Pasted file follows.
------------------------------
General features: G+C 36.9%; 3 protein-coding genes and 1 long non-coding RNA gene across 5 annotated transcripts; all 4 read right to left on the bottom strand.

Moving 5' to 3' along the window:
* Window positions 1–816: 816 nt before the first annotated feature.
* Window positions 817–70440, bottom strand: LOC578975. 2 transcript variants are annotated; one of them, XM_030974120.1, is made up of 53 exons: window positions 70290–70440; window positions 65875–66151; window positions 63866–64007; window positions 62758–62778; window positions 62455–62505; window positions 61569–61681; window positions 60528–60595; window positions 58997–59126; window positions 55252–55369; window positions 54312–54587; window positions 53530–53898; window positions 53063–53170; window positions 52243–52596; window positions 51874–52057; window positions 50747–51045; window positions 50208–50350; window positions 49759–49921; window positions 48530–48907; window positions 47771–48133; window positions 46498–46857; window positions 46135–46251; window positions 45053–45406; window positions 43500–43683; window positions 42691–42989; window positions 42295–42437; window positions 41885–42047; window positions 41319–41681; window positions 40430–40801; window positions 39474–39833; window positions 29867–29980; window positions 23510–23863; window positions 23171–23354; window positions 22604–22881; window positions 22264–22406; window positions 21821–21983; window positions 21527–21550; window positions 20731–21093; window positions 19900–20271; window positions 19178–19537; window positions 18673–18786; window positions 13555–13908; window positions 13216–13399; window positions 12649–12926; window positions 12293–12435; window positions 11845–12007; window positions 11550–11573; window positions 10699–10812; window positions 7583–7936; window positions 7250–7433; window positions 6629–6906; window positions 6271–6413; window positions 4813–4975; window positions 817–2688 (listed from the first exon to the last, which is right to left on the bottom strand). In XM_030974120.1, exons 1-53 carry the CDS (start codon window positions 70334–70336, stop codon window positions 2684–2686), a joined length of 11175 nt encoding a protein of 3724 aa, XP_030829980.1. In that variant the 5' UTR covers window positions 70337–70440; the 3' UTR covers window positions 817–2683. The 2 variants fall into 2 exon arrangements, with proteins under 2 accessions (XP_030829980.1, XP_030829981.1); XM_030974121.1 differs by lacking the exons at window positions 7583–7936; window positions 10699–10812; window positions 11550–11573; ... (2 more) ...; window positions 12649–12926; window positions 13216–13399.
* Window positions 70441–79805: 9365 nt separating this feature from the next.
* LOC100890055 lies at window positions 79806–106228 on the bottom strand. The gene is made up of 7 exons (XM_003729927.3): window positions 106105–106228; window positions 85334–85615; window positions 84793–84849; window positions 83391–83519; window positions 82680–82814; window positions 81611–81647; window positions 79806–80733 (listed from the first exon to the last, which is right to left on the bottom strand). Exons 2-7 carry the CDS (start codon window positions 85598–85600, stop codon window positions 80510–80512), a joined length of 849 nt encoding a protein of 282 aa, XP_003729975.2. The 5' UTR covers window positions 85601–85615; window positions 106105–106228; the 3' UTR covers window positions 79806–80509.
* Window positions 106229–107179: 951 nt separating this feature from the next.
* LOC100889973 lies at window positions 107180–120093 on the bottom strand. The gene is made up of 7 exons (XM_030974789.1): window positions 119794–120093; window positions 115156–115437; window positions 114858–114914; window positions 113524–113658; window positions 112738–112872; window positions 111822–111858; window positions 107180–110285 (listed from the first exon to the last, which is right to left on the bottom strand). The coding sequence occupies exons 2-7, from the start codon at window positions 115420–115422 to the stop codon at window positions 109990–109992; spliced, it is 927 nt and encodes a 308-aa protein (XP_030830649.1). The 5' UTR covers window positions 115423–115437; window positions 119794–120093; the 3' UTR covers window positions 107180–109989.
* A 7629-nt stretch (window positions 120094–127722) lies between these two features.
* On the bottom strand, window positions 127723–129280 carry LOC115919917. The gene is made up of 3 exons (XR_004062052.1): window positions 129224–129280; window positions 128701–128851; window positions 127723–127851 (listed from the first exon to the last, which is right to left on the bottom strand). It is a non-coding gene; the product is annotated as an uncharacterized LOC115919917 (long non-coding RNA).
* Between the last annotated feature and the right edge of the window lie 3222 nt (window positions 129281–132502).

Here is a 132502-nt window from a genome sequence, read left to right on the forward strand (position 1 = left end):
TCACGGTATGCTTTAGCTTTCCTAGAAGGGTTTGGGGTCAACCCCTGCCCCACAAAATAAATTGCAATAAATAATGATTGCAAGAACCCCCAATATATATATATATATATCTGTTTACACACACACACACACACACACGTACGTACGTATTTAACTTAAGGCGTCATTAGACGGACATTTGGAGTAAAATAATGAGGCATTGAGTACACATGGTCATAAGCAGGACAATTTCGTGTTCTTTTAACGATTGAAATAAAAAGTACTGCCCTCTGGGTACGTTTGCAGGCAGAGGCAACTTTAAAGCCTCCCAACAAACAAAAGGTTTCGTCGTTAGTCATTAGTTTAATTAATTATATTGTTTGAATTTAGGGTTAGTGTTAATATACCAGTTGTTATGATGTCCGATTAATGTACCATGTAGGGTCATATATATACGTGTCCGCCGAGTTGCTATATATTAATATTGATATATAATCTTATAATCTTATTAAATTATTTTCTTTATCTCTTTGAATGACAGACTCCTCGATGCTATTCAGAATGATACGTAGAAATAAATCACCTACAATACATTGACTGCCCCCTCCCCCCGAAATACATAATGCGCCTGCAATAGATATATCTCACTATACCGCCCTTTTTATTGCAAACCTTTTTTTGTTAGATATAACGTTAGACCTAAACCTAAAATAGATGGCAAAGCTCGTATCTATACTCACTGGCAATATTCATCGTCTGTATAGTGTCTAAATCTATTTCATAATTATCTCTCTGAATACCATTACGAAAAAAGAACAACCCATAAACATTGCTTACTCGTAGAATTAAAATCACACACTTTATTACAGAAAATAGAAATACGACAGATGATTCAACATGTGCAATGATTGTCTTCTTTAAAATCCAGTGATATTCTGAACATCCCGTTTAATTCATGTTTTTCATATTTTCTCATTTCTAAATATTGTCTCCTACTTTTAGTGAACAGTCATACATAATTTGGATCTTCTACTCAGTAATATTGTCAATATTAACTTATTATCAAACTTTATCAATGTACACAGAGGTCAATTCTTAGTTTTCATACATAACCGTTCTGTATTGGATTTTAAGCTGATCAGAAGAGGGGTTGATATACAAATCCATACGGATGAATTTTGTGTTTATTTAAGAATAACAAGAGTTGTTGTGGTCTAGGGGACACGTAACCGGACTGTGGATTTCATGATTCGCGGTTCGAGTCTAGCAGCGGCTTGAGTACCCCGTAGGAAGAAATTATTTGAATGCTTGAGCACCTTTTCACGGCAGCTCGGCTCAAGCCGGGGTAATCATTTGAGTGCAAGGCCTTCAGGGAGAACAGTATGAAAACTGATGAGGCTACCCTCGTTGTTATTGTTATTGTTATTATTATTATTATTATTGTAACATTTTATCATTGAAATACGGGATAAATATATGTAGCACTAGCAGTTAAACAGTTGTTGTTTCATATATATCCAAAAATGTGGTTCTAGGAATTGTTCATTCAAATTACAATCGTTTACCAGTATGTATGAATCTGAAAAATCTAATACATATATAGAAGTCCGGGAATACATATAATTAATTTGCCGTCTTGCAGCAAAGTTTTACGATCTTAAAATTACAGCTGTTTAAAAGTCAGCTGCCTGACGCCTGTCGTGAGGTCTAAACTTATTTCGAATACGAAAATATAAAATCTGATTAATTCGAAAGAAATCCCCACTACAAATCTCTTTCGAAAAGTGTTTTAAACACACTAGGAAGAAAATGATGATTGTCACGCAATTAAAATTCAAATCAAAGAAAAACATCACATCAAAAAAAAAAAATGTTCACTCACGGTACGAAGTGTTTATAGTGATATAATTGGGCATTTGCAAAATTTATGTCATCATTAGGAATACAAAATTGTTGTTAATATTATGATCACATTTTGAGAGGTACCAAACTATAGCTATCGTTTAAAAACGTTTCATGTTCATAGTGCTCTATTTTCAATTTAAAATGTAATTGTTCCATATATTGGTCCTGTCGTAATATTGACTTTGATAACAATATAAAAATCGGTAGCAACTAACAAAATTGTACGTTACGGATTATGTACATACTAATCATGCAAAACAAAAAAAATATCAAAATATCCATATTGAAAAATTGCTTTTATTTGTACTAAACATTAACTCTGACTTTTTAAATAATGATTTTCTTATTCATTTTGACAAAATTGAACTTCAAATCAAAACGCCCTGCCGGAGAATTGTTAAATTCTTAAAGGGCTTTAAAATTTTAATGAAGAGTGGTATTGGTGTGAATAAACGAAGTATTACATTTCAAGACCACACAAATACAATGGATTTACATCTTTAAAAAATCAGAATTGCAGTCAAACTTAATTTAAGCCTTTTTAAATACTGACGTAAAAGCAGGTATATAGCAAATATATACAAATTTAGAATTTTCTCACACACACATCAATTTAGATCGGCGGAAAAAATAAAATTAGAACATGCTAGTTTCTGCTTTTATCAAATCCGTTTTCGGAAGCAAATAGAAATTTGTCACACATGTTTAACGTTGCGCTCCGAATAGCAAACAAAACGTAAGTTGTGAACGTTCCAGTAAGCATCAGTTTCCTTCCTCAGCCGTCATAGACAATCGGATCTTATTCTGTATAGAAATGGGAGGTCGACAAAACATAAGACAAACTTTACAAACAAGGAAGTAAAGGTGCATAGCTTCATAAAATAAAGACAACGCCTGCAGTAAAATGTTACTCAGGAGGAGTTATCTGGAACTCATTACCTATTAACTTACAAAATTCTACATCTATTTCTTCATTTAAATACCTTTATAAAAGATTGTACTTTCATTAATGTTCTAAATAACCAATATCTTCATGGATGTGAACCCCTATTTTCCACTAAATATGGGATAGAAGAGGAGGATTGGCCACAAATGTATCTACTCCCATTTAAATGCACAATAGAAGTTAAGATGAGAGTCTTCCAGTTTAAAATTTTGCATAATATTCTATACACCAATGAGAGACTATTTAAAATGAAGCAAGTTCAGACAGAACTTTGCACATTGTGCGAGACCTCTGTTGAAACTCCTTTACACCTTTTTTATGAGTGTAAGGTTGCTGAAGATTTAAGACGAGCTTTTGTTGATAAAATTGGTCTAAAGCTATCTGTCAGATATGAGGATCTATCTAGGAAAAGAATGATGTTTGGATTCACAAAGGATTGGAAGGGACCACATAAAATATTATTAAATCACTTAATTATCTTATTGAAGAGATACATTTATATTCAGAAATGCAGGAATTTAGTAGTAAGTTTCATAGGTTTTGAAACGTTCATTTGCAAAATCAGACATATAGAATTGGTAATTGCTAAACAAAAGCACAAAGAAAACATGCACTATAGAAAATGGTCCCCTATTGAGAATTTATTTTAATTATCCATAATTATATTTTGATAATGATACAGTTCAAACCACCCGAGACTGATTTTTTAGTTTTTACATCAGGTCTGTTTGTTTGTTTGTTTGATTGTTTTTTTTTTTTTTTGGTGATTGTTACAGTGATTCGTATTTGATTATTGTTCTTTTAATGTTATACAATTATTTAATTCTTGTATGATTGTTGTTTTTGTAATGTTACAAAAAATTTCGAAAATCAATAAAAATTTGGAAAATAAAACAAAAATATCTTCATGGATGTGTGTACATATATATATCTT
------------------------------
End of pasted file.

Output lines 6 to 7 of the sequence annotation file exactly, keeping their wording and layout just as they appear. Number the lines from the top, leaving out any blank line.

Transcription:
* LOC100890055 lies at window positions 79806–106228 on the bottom strand. The gene is made up of 7 exons (XM_003729927.3): window positions 106105–106228; window positions 85334–85615; window positions 84793–84849; window positions 83391–83519; window positions 82680–82814; window positions 81611–81647; window positions 79806–80733 (listed from the first exon to the last, which is right to left on the bottom strand). Exons 2-7 carry the CDS (start codon window positions 85598–85600, stop codon window positions 80510–80512), a joined length of 849 nt encoding a protein of 282 aa, XP_003729975.2. The 5' UTR covers window positions 85601–85615; window positions 106105–106228; the 3' UTR covers window positions 79806–80509.
* Window positions 106229–107179: 951 nt separating this feature from the next.